When it comes to endgame planning, many schemes focus on an insurance buyout as a means of insuring members’ core accrued benefits.

But, in reality, some benefits are likely to need simplification or adjustment to make them insurable and allow an insurance transaction to take place. This is perhaps most noticeable when it comes to benefit options at retirement. Many schemes have added a range of member options to give their members flexibility and the chance to reshape their pension into one that better fits their personal financial needs. However, insurers typically prefer standardised, streamlined administration, and are highly unlikely to continue to offer members these choices after transaction. Some large schemes may have the leverage to agree that member options continue to be offered but, for many, the benefit will cease once the scheme is insured. For those members, who would otherwise benefit from taking up these options, the impact on their retirement can be considerable.

Our data suggests around 30 percent of schemes currently offer options or support at retirement that is typically not available after buyout. So, what other strategies to improve outcomes for members should schemes be considering as part of their endgame planning?

Simply running on for a period can give members the opportunity to benefit from member options. One approach which offers the opportunity to go further and provide additional benefits is ‘Active’ run-on. Active run-on strategies deliberately aim to build up a material surplus in the scheme. For example, Aon’s ASTRO framework aims to generate 20-30 percent surplus over time. The expectation is that much of this surplus will be available to the scheme sponsor. However, a material surplus can allow additional member benefits to be funded, such as discretionary pension increases, or benefit uplifts at the point of a future buyout. For example, sharing one-third of the surplus generated under ASTRO would allow members to receive pensions around 10 percent higher on average than their guaranteed benefits. This can be a win-win for all, as the prospect of future surplus can encourage the employer to consider additional discretionary benefits, even where those might not have been favoured in the past.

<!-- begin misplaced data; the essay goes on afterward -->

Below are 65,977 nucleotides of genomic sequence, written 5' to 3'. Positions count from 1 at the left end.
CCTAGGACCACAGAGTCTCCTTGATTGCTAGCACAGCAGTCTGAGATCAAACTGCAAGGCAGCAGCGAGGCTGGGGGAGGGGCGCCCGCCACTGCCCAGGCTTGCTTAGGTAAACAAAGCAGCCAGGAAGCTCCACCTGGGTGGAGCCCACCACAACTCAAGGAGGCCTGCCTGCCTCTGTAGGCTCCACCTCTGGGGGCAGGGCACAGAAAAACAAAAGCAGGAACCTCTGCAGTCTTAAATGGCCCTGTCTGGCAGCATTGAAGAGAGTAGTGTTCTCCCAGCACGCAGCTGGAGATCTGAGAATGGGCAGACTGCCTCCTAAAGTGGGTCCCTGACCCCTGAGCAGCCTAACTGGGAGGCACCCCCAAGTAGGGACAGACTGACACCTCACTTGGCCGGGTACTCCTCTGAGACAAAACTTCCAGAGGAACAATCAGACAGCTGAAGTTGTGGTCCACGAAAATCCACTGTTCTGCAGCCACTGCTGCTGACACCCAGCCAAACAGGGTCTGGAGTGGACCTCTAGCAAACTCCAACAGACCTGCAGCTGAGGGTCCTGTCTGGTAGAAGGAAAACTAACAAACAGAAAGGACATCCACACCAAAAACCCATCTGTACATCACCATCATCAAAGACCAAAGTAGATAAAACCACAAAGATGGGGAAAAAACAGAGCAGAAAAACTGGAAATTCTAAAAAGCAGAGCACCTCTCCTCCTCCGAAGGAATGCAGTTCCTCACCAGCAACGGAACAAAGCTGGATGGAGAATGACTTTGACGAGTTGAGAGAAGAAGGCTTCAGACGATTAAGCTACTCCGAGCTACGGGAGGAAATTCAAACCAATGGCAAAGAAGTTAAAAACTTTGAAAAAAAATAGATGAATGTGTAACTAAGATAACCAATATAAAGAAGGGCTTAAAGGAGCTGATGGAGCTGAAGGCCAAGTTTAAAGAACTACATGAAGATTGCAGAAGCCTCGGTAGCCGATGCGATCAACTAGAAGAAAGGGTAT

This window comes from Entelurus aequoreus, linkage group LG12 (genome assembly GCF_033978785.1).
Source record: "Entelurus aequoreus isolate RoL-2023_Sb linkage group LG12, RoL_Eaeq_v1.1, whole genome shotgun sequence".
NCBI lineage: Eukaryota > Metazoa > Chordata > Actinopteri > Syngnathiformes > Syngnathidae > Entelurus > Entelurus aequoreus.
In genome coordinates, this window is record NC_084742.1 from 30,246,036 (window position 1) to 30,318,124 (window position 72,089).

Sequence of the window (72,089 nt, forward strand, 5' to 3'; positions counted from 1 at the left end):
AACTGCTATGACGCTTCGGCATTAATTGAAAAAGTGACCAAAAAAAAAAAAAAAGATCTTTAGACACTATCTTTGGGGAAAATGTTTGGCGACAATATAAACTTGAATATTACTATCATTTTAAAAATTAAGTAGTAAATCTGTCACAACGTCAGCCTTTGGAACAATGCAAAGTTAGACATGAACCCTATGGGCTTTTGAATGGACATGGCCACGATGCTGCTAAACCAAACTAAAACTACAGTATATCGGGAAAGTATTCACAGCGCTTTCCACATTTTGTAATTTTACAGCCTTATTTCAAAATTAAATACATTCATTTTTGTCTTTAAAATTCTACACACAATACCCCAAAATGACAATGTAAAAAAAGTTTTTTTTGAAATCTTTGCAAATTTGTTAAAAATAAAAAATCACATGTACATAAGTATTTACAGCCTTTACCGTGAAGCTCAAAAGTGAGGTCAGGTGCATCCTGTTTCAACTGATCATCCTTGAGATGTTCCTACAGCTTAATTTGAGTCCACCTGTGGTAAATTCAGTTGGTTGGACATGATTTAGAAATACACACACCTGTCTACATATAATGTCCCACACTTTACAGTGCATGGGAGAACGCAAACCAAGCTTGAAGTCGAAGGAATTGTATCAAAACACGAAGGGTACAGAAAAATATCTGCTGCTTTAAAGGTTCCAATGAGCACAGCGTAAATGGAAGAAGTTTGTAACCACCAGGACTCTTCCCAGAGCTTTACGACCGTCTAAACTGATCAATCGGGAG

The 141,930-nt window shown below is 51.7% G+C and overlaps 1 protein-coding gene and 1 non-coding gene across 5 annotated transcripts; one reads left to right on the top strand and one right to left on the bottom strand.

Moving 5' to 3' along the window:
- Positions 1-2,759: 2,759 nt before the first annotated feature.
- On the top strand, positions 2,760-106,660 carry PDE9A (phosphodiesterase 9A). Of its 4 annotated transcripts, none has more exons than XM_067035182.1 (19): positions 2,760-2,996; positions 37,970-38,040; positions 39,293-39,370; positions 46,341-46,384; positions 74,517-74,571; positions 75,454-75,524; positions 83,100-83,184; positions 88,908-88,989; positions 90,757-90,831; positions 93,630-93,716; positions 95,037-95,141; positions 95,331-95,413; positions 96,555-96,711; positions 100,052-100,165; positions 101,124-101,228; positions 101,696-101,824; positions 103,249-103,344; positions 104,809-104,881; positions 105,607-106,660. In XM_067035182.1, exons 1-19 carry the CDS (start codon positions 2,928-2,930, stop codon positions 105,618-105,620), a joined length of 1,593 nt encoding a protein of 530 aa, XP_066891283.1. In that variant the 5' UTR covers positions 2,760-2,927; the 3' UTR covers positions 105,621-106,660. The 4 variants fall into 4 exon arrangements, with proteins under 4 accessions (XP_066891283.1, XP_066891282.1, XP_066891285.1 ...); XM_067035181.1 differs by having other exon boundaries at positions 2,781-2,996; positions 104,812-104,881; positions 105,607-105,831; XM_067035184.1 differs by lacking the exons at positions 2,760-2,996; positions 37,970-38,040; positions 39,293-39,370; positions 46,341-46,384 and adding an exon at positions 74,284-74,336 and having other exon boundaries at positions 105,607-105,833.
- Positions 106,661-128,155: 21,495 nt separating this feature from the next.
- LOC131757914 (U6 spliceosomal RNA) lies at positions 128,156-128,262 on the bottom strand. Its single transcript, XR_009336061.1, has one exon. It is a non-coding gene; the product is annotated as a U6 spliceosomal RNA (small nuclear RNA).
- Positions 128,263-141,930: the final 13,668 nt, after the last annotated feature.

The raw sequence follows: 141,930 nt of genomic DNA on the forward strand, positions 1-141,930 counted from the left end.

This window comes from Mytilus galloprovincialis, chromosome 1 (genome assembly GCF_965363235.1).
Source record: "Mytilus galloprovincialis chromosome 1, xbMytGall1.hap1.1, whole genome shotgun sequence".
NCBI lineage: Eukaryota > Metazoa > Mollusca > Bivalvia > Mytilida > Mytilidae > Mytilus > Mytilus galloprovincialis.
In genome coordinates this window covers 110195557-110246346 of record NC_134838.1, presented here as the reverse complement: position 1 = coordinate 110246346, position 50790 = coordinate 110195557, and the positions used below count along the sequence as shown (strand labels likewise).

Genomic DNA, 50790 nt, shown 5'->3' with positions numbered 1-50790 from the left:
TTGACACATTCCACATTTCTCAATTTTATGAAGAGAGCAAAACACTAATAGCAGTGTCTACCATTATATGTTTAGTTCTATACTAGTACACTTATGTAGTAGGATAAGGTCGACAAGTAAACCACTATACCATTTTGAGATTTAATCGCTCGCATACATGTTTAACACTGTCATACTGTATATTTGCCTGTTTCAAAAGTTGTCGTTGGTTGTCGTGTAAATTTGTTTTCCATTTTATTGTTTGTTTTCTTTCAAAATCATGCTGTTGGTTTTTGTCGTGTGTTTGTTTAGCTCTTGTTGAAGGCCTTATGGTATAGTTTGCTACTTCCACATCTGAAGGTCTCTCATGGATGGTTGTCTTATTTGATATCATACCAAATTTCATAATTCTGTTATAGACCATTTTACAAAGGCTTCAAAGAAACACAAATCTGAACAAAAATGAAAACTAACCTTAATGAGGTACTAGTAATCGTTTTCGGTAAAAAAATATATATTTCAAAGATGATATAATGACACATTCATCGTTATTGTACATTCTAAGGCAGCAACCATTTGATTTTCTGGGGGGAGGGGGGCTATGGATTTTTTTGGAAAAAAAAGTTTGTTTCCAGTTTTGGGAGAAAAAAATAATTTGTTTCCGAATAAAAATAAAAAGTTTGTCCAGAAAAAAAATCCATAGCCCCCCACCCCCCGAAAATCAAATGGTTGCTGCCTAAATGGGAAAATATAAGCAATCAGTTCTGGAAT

Below, Gerard McKenna shares insights to the benefits that a well-constructed run-on strategy can offer members, bringing choice and potentially significantly better retirement outcomes as a result.

Pension Increase Exchange (PIE)

PIE offers current pensioners and dependants an opportunity to exchange some (or all) of their future annual pension increases (typically linked to inflation) for a larger one-off immediate increase in pension and lower (or no) pension increases in the future. These are not currently favoured by insurers, especially for schemes that are not considered large, (£1 Billion+).

Bridging Pension Option (BPO)

A BPO supports members who wish to retire ahead of their State Pension Age (SPA) by smoothing their income so that their total income (from the scheme and the state) is broadly equal before and after their SPA. Without a BPO in place, a member is likely to experience a significant increase in their total annual income at SPA and may not be able to afford to retire before this. Once you have transacted with an insurer, it is extremely unlikely that members will be able to elect for a BPO.

Retaining access to support

It’s not just the availability of options that is potentially reduced post buyout. Insurers are also unlikely to offer improved member support going forward, such as fully paid-for IFA advice. This form of support is greatly valued by members to enable them to make informed retirement decisions.

Better option terms?

The relative value of options to members broadly depends on the factors used to calculate the option terms. For example, with cash commutation (where members give up part of their pension payable from retirement in exchange for an up-front lump sum), a higher factor will leave members with the potential for both more tax-free cash and a higher residual pension after taking a pension commencement lump sum. Better transfer terms lead directly to higher payments to members when they transfer.

Transfer values are typically lower in an insurance regime, reflecting the greater return seeking investment strategies employed by an insurance company relative to the typical pension scheme in run-on.

For similar reasons, cash commutation terms could also be less generous for members. This could be more impactful on members’ benefits because commutation is such a popular option within schemes.

Wider discretionary benefits

As outlined above, discretionary pension increase can be a very immediate and valuable benefit for members if exercised. However, many schemes have a much broader range of discretions available to members, for example in relation to early retirement terms (in both normal and ill-health), payment of dependants’ pensions and sometimes simply long-standing administration practices that are not documented in the rules. These discretions often will not apply to all members, but codifying them, or even removing them, in order to enable insurance can have a real impact for some individuals.

Multiple benefits

Running schemes on can have multiple benefits for scheme members as well as the sponsoring employer. Active run-on should therefore be considered as part of robust endgame planning.

In situations where members benefits are not at risk and active run-on can be implemented with confidence, the impact on benefits may become a factor when choosing an endgame that is in members’ best interests. If you would like to discuss the opportunities for your scheme to run-on in greater detail, then please do get in touch.


Gerard McKenna
Senior Consultant